Running during the winter can sometimes feel awkward. Depending on how deep the snow is, it’s kind of like running on the beach, minus the tide rolling in, palm trees, warm sun on your back, okay maybe not at all like the beach. Regardless, with many outdoor activities and recreational sports on hold this season it’s probably no surprise that snowshoes have recently increase in popularity. Add in the fact that many ski resorts are still maintaining snowshoeing and cross-country ski trails (despite hills being temporarily closed) which means that if you’ve always wanted to hit the trials in winter, this is the best season for getting to it.
With the racing season still in limbo, runners looking for a new challenge this winter might want to consider snowshoe running. Here’s what you need to know about this sport which has gained popularity among trail runners in recent years.
Hitting the Trails
Ottawa runner Stephen Bierbrier says he fell into snowshoe running because of his love of trail running. After attending a Bushtukah Stittsville winter trail running event where everyone was giddy to run in their snowshoes, Bierbrier wanted in on the fun. “I saw the joy in their faces as they went on their snowshoe run and had to get in on that,” he said. The next weekend he grabbed his old-school snowshoes and got out there with everyone else. “It was so hard, but I saw everyone was struggling,” says Bierbrier. “Snowshoes on runners IS the great equalizer between the elites and the newbies.” For Anne Champagne a runner in Lanaudiere, Quebec a desire to keep running all winter that got her hooked on using snowshoes four years ago. “I love to use snowshoes because it doesn’t keep me from running in the mountains during the winter, I can do specific training whatever the weather forecast.”
Take Small Steps
When it comes to getting started Champagne recommends runners start by trying shorter distances. “You have to adapt to the snow shoes so start on less technical trails and progress,” says Champagne. “After that, just enjoy, explore and discover.” With snowshoe running there are so many different factors that it doesn’t make sense to stress over the distance or your pace, especially when you’re getting started. With most trails being packed down running in snowshoes really just takes some getting used to. “For every 2km you run on road, you’ll be able to run 1k on snowshoes,” says Bierbriar. “Remember the first time you’ve ever run, pace yourself because you are now into resistance running.”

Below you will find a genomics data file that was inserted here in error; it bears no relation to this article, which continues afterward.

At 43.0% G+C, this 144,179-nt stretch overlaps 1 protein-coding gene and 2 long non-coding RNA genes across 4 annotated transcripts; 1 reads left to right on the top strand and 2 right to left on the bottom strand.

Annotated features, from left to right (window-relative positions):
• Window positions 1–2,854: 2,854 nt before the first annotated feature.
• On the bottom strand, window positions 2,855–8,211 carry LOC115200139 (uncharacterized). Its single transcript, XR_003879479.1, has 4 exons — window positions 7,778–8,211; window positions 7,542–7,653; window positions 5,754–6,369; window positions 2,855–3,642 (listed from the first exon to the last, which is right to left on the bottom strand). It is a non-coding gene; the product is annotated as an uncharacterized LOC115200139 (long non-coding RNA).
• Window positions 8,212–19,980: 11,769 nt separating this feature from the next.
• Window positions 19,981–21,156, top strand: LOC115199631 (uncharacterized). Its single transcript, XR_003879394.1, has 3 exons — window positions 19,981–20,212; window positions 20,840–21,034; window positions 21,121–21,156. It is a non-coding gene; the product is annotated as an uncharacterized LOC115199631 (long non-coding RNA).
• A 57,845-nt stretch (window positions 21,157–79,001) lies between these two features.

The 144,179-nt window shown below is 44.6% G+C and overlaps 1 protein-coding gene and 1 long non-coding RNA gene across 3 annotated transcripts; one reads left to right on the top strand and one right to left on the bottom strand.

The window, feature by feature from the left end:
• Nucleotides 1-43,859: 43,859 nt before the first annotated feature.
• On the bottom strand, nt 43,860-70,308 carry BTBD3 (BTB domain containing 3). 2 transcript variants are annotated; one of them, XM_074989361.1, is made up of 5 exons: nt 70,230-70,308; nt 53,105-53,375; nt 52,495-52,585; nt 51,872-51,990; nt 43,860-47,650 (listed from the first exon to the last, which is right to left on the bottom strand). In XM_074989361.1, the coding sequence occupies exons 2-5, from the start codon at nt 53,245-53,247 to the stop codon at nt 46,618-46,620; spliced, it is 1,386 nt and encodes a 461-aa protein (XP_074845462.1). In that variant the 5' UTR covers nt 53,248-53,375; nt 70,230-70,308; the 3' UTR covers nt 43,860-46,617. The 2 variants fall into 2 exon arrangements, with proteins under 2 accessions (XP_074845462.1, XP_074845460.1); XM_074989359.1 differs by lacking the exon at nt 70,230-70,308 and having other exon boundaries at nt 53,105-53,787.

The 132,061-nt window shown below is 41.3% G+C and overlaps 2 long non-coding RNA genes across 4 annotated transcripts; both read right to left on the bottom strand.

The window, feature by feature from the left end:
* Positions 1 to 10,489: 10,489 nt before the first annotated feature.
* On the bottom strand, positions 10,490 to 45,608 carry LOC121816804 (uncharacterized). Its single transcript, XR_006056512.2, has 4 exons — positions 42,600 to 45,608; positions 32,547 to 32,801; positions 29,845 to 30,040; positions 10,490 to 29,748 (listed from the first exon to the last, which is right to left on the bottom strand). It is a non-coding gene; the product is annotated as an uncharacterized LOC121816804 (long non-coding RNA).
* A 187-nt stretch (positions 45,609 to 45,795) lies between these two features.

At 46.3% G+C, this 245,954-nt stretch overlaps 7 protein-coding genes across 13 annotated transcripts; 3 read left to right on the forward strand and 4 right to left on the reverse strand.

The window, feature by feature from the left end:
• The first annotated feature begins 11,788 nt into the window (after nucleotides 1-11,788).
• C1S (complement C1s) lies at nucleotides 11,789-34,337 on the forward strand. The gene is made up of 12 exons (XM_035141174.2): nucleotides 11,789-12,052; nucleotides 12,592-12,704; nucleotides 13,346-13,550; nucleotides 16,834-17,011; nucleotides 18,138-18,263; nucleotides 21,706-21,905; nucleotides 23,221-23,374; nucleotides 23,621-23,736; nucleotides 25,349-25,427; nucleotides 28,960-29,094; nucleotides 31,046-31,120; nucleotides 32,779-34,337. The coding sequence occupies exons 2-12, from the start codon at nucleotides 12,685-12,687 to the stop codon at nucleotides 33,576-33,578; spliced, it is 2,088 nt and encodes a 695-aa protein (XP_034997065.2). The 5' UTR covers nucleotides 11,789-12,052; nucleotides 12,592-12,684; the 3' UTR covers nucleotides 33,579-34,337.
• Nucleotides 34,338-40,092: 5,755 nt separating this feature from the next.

Before you go out and spend money on snowshoes, it’s a good idea to try out a pair first. Not unlike running shoes, you need to find the right fit for you. And while the style and length does carry, runners will want to look for a pair that is light-weight and shorter. “You want the least resistance and the best fit,” says Bierbrier. “Snowshoe running is still going to be challenging, but you really don’t want to create extra hurdles for you on the trails.”
Go Discover & Explore
Strapping on snowshoes means that there is no limit to where you can explore. “The running technique and efficiency is better. You can go wherever you want with snowshoes,” says Champagne. For both Champagne and Bierbrier, this is a chance to enjoy winter from the trails to the mountains, no matter the conditions. And if you prefer the solitary pursuit of running, like Champagne, then she suggests running on the National Trail particularly Parc Regional de la Foret Ouareau as a favourite spot. For Bierbrier Gatineau Park has become his favourite spot in every season and Wolf Trail a top option for snowshoeing. Bierbrier also recommends Pinhery Forest Pine Grove Forest and the City of Ottawa’s South March Highlands Conservation Forest.
Between the exploration of new trails and enjoyment of nature, the unique challenge of snowshoe running is one more way runners can really make the most of these snow days ahead.
Anna Lee Boschetto is a regular iRun contributor. This winter she began snowshoeing and snowshoe running much shorter distances on the trails in and around York, Peel and Halton regions.